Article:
The TJO honors the remarkable career of Prof. Theodor Jacobsen at UW between 1928 until his death at age 102. (His last book was published in 1999.) Built in 1895, the Observatory and its lovely brass 6-inch refracting telescope are presently committed to public viewing and exploration of the wonders of the Universe. The telescope was designed in the days before electricity was common. So, the telescope tracks the sky using its original gear-and-weight mechanism—much like the wind-up drive of a grandfather clock. It was used by UW astronomers for research until about 1945.
Note: there is an ADA ramp to the classroom inside the observatory; however, access to the dome is possible only via a narrow wooden stairway built in the 1890s. We urge you to dress warmly!
A special thanks to members of the Seattle Astronomical Society for their many years of participation at the TJO and dedication to public outreach! Please see their web pages for their other outreach events.
Public Talk Program: Talks begin when the observatory first opens. (Red entries: we await updates from the speaker)
Viewing: The telescope opens for visitors once the evening sky is dark (about an hour after the observatory opens, depending on month).
|Date (2023)||Hours||Public Talk|
|April 4||8 - 10||TBD|
|April 18||8 - 10||TBD|
|May 2||9 – 11||TBD|
|May 16||9 – 11||TBD|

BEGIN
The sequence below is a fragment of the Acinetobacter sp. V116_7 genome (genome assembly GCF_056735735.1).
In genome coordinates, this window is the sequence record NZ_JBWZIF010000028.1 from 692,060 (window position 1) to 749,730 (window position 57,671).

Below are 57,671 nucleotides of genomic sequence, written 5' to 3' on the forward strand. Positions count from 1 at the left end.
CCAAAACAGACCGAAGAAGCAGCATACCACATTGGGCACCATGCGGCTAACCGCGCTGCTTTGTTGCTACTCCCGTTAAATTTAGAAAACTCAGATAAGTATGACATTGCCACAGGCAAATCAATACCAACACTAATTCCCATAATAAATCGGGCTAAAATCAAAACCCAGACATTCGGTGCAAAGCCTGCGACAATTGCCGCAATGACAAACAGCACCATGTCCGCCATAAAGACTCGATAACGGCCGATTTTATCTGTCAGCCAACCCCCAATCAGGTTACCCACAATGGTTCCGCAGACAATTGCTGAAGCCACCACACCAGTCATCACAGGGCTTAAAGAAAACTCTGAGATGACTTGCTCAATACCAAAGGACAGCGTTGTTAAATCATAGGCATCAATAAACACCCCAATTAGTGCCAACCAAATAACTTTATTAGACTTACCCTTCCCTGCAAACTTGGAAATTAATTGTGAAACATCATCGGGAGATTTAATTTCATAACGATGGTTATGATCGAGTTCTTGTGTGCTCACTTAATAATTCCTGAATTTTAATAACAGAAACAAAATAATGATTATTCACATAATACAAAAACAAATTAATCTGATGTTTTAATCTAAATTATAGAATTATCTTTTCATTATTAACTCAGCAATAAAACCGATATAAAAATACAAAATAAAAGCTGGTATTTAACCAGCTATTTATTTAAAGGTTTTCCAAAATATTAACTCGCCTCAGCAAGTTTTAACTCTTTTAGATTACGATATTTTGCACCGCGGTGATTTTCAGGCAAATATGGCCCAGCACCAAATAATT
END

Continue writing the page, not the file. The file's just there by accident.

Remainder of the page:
|June 6||9 – 11||TBD|
|June 20||9 – 11||TBD|
|July 4||9 – 11||TBD|
|July 18||9 – 11||TBD|
|August 1||9 – 11||TBD|
|August 15||9 – 11||TBD|
|September 5||8 - 10||TBD|
|September 19||8 – 10||TBD|
|The TJO is closed from October to March.|
Tickets are free but absolutely necessary since space is limited (the TJO classroom holds only 45 people and the dome access is limited to 12 people at a time.) You will be assigned into groups for access to the telescope as you pick up your tickets when doors open, first come and first served. Your tickets will be handed to you as you enter the observatory classroom (far left door). We advise groups with young children to arrive promptly.
Please send your ticket request to firstname.lastname@example.org. Be sure to include the date you would like to attend, the name for your reservation, and how many people will be joining you. We apologize that we may not be able to accommodate every request for tickets. If you are unable to get a ticket for one night then feel welcome to submit another request for a later date. We may not be able to host groups of 12 or more visitors at open houses.